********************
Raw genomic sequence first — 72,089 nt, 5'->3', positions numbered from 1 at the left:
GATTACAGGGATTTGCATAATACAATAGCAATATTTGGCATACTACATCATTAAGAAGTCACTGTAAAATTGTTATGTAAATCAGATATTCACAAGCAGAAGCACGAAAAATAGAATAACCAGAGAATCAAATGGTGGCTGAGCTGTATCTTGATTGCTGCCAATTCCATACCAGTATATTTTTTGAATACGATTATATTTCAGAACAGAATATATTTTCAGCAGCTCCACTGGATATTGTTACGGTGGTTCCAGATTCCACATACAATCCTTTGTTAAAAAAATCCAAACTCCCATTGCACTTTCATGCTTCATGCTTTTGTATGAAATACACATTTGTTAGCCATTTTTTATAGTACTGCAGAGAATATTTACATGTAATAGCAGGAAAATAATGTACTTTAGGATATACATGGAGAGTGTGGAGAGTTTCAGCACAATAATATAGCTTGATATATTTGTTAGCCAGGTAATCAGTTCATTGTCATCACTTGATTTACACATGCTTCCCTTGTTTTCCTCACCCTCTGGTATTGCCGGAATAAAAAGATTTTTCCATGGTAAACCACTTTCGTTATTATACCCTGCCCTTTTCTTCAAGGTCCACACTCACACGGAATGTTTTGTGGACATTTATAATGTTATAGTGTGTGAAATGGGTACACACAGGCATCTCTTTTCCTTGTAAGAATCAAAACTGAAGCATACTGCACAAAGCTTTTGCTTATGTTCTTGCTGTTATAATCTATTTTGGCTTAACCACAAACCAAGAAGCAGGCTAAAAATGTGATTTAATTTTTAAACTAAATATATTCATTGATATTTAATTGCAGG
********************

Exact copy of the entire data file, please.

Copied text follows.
Raw genomic sequence first — 72,089 nt, 5'->3', positions numbered from 1 at the left:
GATTACAGGGATTTGCATAATACAATAGCAATATTTGGCATACTACATCATTAAGAAGTCACTGTAAAATTGTTATGTAAATCAGATATTCACAAGCAGAAGCACGAAAAATAGAATAACCAGAGAATCAAATGGTGGCTGAGCTGTATCTTGATTGCTGCCAATTCCATACCAGTATATTTTTTGAATACGATTATATTTCAGAACAGAATATATTTTCAGCAGCTCCACTGGATATTGTTACGGTGGTTCCAGATTCCACATACAATCCTTTGTTAAAAAAATCCAAACTCCCATTGCACTTTCATGCTTCATGCTTTTGTATGAAATACACATTTGTTAGCCATTTTTTATAGTACTGCAGAGAATATTTACATGTAATAGCAGGAAAATAATGTACTTTAGGATATACATGGAGAGTGTGGAGAGTTTCAGCACAATAATATAGCTTGATATATTTGTTAGCCAGGTAATCAGTTCATTGTCATCACTTGATTTACACATGCTTCCCTTGTTTTCCTCACCCTCTGGTATTGCCGGAATAAAAAGATTTTTCCATGGTAAACCACTTTCGTTATTATACCCTGCCCTTTTCTTCAAGGTCCACACTCACACGGAATGTTTTGTGGACATTTATAATGTTATAGTGTGTGAAATGGGTACACACAGGCATCTCTTTTCCTTGTAAGAATCAAAACTGAAGCATACTGCACAAAGCTTTTGCTTATGTTCTTGCTGTTATAATCTATTTTGGCTTAACCACAAACCAAGAAGCAGGCTAAAAATGTGATTTAATTTTTAAACTAAATATATTCATTGATATTTAATTGCAGG